County officials refuse to pay medical bills for toddler burned by SWAT grenade
    "We grow up thinking that beliefs are something to be proud of, but they're really nothing but opinions one refuses to reconsider. Beliefs are easy. The stronger your beliefs are, the less open you are to growth and wisdom, because "strength of belief" is only the intensity with which you resist questioning yourself. As soon as you are proud of a belief, as soon as you think it adds something to who you are, then you've made it a part of your ego."

  7. #17
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    Quote Originally Posted by kyuuei View Post
    As far as the OP.. Flat out, being a police officer is a dangerous job. And if anyone disagrees with that, I'm pretty much just going to shut you down and ignore you. Not ALL police work is dangerous.. just any other job, there are plenty of niches that are fine and dandy and there isn't a fear of not going home that day and all that. But to discredit the dangers of the job based on that idea is a disservice.
    This.

    The attitude cops give off is reflective of how dangerous the job is. Many cops take it too far, and I've been pulled over by a couple of those, but by and large cops do a largely thankless job, with little appreciation from the public they protect. They see shit day in a day out that would make your hair curl.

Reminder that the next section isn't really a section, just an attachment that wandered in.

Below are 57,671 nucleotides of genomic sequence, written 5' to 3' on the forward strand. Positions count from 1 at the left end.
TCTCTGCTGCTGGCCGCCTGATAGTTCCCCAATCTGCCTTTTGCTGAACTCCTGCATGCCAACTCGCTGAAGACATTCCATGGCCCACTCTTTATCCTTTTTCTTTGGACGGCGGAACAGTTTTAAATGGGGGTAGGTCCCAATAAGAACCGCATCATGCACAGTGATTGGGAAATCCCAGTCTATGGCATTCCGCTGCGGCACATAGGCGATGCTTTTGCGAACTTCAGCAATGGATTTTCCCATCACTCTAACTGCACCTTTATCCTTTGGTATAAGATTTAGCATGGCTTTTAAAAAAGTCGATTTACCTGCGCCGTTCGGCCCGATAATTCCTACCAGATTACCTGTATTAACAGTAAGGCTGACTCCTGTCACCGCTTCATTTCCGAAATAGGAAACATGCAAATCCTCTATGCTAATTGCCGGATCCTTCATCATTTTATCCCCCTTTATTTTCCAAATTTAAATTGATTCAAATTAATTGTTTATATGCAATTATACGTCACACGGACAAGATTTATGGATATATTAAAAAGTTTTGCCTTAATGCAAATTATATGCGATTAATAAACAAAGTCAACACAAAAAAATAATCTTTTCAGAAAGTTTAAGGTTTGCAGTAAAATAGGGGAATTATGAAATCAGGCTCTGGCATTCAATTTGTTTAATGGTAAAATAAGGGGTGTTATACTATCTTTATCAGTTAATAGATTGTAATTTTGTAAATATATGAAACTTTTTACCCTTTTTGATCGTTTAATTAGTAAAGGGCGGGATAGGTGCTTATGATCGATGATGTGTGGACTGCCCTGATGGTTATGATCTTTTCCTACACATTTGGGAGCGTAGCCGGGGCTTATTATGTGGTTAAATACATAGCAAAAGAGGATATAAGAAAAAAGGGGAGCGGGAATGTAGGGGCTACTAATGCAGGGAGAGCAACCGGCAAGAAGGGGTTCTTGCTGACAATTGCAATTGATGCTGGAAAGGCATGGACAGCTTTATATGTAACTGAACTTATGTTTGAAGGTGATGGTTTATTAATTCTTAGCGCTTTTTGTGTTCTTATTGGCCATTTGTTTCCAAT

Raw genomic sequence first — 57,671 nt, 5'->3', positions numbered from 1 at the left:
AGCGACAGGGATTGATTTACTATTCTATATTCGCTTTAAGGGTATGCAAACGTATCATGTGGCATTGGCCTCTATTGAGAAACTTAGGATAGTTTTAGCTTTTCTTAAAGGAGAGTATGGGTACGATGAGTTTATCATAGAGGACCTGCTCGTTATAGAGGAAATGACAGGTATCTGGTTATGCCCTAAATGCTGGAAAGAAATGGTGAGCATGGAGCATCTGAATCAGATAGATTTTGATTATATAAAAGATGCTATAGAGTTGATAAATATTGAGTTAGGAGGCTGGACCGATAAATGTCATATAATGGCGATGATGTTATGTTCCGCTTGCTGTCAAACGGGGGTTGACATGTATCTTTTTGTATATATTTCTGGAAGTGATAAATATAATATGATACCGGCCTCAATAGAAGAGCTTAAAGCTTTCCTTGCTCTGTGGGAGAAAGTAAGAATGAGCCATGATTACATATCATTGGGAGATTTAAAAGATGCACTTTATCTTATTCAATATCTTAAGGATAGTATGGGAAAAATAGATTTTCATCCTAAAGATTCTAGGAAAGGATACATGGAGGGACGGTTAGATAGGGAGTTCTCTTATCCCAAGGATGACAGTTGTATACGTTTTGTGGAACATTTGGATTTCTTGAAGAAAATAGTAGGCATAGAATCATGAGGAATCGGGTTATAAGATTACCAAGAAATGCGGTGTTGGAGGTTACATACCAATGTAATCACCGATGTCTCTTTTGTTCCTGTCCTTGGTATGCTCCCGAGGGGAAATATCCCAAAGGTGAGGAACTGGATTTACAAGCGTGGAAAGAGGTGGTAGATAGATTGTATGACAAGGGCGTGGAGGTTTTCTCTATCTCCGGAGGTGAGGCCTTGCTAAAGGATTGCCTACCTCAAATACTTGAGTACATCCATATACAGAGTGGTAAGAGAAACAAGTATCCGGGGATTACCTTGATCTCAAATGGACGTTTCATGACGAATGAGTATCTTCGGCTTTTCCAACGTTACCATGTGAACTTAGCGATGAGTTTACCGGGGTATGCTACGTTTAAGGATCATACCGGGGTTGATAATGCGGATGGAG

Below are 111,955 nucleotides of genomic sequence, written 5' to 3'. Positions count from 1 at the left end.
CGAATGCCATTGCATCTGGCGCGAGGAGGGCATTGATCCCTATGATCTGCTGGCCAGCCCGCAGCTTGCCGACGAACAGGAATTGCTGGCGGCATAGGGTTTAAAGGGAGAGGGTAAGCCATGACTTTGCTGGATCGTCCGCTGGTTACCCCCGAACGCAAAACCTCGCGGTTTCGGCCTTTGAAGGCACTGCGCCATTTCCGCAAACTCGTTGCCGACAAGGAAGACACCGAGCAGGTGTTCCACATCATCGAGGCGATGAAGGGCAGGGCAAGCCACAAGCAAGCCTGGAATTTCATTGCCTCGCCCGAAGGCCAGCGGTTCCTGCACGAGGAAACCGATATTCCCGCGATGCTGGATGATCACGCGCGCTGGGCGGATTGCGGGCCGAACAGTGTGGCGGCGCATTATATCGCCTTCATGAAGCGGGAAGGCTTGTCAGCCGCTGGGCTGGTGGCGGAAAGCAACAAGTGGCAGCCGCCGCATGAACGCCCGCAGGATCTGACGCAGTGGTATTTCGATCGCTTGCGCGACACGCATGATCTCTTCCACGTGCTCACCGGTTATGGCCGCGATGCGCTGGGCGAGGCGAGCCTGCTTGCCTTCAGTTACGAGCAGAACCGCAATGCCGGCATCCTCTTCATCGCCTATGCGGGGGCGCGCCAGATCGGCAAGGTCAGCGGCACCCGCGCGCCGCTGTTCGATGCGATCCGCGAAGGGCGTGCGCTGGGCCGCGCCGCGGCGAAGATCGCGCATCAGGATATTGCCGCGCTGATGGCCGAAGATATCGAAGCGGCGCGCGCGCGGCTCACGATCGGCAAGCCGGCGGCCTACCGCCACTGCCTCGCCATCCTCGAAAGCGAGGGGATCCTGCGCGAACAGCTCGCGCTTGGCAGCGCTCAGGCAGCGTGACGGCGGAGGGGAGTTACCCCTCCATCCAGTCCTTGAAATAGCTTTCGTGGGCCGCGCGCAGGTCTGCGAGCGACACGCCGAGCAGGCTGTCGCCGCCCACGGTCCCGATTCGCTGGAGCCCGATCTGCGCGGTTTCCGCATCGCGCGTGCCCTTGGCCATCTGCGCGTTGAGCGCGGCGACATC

I think within the realistic constraints of the dangerous job they do, they should try and be as courteous as possible. As the same time its complete bullshit to expect them to approach civilians with anything but caution and suspicion because they don't know whether your hand in your pocket is wrapped around your keys, or a glock 19.

    So yea they need to not go all Rodney King on people, but you should also be waaaaaaaaayyyyy more appreciative of the tough position their job puts them in, how dangerous that is, and how little you understand of it.

  8. #18
    Senior Member Lateralus's Avatar
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    Thankless? You gotta be kidding. How many professions have a memorial and a day set aside to observe their deaths?

    Peace Officers Memorial Day - Wikipedia, the free encyclopedia

    Googling "police work is a thankless job" gives 350,000 hits with articles written by people boohooing about how "thankless" police work is. The police have millions of staunch defenders in this country. Even mentioning that police work is not as dangerous as some people make it out to be gets responded to with threats of being "shut down". This idea that police work is thankless is obnoxious.

    All that aside, why does that even matter? Why does anyone need to be thanked simply for doing a job they chose to do? No one is forced to become a police officer. There are many more dangerous professions. Where are the gas station attendant and taxi cab driver memorials? I don't see them whining about how their work is thankless.
    "We grow up thinking that beliefs are something to be proud of, but they're really nothing but opinions one refuses to reconsider. Beliefs are easy. The stronger your beliefs are, the less open you are to growth and wisdom, because "strength of belief" is only the intensity with which you resist questioning yourself. As soon as you are proud of a belief, as soon as you think it adds something to who you are, then you've made it a part of your ego."

  9. #19
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    Quote Originally Posted by Lateralus View Post
    Thankless? You gotta be kidding. How many professions have a memorial and a day set aside to observe their deaths?